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Confidential information

Confidential information is any information with restrictions placed on its dissemination.

Public sector agencies often hold and manage large amounts of confidential information. Improper use of this information can constitute corrupt conduct under the Independent Commission Against Corruption Act 1988. Commission annual reports show that each year a high proportion of corruption allegations received by the Commission relate to the improper use of records or information.

The unauthorised release or misuse of such information by public officials may lead to:

  • financial, functional and reputational costs to an agency and the public sector generally

    (possibly resulting in an ongoing lack of public trust)

  • financial loss and distress to the affected individuals
    (including long-lasting effects such as stress, feelings of vulnerability and frustration with the difficulty of obtaining redress or adequate compensation. This can be compounded because once an individual’s personal information is leaked into the public domain, the individual’s control over that information may not be able to be recovered).[1]

NSW government agencies are legally obliged to ensure confidential information is securely held and used only for the purposes for which it was collected. This must be done in accordance with the NSW Government Digital Information Security Policy, which describes the government’s system for classifying, labelling and handling sensitive information. Guidance on following the policy is outlined in the NSW Government Information Classification, Labelling and Handling Guidelines (July 2015).

The policy and the guidelines are underpinned by the following legislation, which applies to both state agencies and local government:

  • Privacy and Personal Information Protection Act 1998, which sets privacy standards for dealing with personal information
  • Health Records and Information Privacy Act 2002, which sets privacy standards for dealing with personal health information
  • State Records Act 1998, which prescribes the records management responsibilities of public offices, including protection of state records.

When an agency engages a contractor or third-party provider, the agency is responsible for ensuring the contractor or third-party provider complies with government policy and guidelines regarding confidential information.

Senior NSW public official discloses confidential information to a select group of stakeholders

The ICAC found a Deputy Director General (DDG) of the then NSW Department of Primary Industry-Water misused information acquired in the course of his duties.

The now former DDG had established an exclusive group of stakeholders for the purpose of targeted consultation and shared information with this group that was not publicly available. Materials shared by the public official included sensitive government policy positions, target figures still under consideration by government, certain details included in protected legal advice and confidential information relating to commercial negotiations being undertaken by government at that time. In some cases, this was despite the materials having security classifications prohibiting such disclosure.

The Commission found that while the public official’s conduct was not corrupt, he had breached both the Department’s Code of Conduct and his contractual obligations. The Commission recommended that the Department improve the training it provides to staff regarding classifying and handling confidential and sensitive information.

Source: Investigation into complaints of corruption in the management of water in NSW and systemic non-compliance with the Water Management Act 2000, November 2020.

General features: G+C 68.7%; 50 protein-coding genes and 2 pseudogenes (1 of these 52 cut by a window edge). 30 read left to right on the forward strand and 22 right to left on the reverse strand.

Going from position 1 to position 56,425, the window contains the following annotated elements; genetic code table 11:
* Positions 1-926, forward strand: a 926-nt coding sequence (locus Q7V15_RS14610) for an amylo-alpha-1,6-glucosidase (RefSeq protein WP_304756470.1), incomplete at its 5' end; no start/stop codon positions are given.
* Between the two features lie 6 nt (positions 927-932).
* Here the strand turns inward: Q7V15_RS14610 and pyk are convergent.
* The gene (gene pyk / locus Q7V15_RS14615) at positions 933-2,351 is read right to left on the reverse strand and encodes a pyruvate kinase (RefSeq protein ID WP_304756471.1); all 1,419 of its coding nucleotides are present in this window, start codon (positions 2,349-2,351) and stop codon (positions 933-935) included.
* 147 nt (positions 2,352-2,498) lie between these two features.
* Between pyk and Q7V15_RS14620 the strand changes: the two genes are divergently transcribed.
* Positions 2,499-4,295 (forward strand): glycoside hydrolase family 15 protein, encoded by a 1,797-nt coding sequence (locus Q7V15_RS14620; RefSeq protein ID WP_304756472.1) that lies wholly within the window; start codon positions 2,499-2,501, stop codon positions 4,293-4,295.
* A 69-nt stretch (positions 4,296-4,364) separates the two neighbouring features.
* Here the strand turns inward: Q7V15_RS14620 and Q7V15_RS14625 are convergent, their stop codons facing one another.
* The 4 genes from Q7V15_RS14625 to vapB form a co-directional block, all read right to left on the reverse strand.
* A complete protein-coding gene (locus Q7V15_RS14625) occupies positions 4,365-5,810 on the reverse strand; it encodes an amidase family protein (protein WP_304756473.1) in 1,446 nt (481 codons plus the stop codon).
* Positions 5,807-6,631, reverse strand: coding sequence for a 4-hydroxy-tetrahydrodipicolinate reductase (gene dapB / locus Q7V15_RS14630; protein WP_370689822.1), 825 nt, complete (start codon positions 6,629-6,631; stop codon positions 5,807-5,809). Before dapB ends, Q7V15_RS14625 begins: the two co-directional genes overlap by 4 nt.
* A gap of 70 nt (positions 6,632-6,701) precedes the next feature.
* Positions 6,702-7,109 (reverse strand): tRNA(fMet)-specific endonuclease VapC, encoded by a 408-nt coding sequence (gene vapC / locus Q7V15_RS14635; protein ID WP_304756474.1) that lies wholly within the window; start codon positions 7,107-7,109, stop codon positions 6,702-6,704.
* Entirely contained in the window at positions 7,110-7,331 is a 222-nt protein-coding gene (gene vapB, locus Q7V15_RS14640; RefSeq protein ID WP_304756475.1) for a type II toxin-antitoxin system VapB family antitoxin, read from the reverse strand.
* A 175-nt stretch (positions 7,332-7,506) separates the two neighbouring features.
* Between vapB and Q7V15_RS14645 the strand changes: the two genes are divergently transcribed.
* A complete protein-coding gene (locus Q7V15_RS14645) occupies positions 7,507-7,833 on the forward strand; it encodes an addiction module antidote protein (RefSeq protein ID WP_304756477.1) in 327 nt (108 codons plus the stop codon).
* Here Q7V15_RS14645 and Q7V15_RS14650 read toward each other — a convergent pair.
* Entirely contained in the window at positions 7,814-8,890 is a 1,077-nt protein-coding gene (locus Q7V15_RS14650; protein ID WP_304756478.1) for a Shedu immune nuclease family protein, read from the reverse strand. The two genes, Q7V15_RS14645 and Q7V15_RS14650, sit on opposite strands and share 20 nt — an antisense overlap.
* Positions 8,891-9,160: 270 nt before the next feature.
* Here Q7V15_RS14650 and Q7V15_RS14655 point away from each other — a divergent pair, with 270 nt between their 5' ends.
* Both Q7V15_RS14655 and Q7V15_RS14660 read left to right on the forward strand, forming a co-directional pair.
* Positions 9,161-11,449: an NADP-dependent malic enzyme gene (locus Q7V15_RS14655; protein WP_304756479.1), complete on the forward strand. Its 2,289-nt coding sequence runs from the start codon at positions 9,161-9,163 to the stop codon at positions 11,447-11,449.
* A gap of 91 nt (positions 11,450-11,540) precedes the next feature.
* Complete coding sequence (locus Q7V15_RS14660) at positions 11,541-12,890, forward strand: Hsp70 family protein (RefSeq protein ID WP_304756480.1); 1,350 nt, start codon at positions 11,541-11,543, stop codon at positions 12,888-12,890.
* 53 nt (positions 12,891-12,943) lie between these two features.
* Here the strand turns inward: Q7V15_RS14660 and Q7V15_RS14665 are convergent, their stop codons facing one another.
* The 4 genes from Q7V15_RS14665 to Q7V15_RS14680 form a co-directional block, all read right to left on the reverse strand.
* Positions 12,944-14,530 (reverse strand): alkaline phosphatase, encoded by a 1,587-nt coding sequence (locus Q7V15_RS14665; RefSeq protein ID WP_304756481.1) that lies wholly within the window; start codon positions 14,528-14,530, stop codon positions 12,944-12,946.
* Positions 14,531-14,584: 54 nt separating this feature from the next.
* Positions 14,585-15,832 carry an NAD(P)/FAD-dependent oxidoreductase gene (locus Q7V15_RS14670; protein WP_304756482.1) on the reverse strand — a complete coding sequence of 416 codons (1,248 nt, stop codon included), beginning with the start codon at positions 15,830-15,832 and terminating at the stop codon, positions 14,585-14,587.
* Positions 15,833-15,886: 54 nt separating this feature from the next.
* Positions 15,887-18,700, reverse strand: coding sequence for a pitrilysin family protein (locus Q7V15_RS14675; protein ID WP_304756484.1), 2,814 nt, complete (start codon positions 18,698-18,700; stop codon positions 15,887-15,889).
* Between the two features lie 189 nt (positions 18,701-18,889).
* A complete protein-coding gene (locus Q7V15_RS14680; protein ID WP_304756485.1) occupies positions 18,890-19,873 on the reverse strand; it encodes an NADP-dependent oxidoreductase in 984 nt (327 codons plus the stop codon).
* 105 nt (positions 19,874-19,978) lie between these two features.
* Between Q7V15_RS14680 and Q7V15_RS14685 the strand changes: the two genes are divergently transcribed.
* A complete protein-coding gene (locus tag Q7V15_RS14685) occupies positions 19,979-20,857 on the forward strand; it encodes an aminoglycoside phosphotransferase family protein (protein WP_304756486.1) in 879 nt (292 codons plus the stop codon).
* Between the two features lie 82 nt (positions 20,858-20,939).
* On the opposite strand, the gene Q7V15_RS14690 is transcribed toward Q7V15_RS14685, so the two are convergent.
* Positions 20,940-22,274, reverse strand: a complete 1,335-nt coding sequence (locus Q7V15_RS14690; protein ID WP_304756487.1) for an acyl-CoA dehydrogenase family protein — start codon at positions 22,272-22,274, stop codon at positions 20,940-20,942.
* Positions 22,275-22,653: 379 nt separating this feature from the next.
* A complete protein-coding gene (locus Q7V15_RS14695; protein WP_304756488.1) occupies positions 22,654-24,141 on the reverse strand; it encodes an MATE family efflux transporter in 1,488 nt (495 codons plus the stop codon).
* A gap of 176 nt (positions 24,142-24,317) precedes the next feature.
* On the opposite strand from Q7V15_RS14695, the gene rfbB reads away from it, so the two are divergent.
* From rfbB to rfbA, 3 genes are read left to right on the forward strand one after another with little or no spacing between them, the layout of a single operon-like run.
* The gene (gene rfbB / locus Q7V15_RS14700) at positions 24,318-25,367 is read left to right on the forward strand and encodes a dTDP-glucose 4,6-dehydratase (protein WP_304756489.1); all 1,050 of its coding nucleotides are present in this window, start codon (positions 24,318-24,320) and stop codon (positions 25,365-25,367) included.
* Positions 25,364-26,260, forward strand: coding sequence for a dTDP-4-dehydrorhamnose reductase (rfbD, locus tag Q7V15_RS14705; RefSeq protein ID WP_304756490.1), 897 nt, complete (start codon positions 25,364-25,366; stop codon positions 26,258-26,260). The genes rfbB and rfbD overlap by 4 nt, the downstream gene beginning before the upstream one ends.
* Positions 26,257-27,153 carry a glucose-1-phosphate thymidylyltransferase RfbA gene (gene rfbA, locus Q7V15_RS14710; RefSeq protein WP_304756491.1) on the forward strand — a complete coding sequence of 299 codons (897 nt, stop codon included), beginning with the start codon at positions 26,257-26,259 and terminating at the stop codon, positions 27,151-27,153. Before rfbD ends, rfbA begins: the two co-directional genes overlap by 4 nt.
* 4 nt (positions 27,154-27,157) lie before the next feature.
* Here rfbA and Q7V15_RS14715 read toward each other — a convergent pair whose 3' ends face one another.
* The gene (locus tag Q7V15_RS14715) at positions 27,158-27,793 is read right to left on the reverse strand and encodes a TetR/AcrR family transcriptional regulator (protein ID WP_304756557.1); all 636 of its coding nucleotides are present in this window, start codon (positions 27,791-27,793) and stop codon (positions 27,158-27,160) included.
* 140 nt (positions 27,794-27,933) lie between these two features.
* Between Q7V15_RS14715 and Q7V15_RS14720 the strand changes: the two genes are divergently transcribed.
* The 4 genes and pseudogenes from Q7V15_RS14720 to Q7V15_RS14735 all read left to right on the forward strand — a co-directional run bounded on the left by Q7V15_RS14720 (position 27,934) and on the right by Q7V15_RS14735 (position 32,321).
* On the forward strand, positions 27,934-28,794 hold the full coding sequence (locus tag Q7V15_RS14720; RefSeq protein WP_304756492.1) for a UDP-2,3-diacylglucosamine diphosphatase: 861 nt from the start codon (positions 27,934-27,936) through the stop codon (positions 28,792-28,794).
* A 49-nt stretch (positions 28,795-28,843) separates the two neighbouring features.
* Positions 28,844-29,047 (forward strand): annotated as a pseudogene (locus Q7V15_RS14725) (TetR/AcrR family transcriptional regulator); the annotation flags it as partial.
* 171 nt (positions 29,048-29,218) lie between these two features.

Common corruption risks associated with confidential information include a:

  • public official providing confidential information to a third party to assist that party to gain an advantage, for example, during a tendering process

  • public official using personal information about a client for private purposes, such as debt collection, fraud, stalking or other harassment, or providing such information to others for these purposes

  • public official enabling others to improperly access confidential information

  • former public official providing confidential information to their new private sector employer to assist the employer to gain an advantage

Some examples of confidential information that could be misused include the following:

  • In a procurement situation, information about a competitor’s tender or pricing, or about an agency’s project budget, pre-tender estimate or evaluation methodology.

  • Personal information that could facilitate identity fraud or unauthorised access to a person’s or agency’s bank account.

  • In a recruitment situation, interview questions or model answers.

  • The valuation of land that an agency wishes to purchase or sell.

  • Information about a person’s health or other sensitive information that could be stored on a personnel or customer file.

  • Occasionally, public officials are privy to market-sensitive unreleased policy information, which once released, could alter the value of a listed company (or even a sector), commodity or parcel of land.

  • Documents that are cabinet-in-confidence, business papers for closed meetings of local councils, or otherwise not intended for public circulation.

In addition, most important IT systems are only accessible via a unique login and password, which are themselves highly confidential.

The Queensland Crime and Corruption Commission’s 2020 Operation Impala investigation report lists key reasons/drivers that have motivated public sector employees to misuse confidential information, which include:

  • curiosity

  • to obtain a material benefit

  • to benefit friends, family members and associates.

The Queensland Crime and Corruption Commission has also published a short video to raise awareness of the seriousness of misuse of confidential information.

Service NSW employee discloses confidential customer information to benefit family and friends

To perform their role, customer service representatives at Service NSW have access to databases that hold large amounts of personal and other information about Service NSW customers. The ICAC found a customer service representative engaged in serious corrupt conduct by accessing customer information without authority to benefit her family and friends. The unauthorised access was not detected by Service NSW.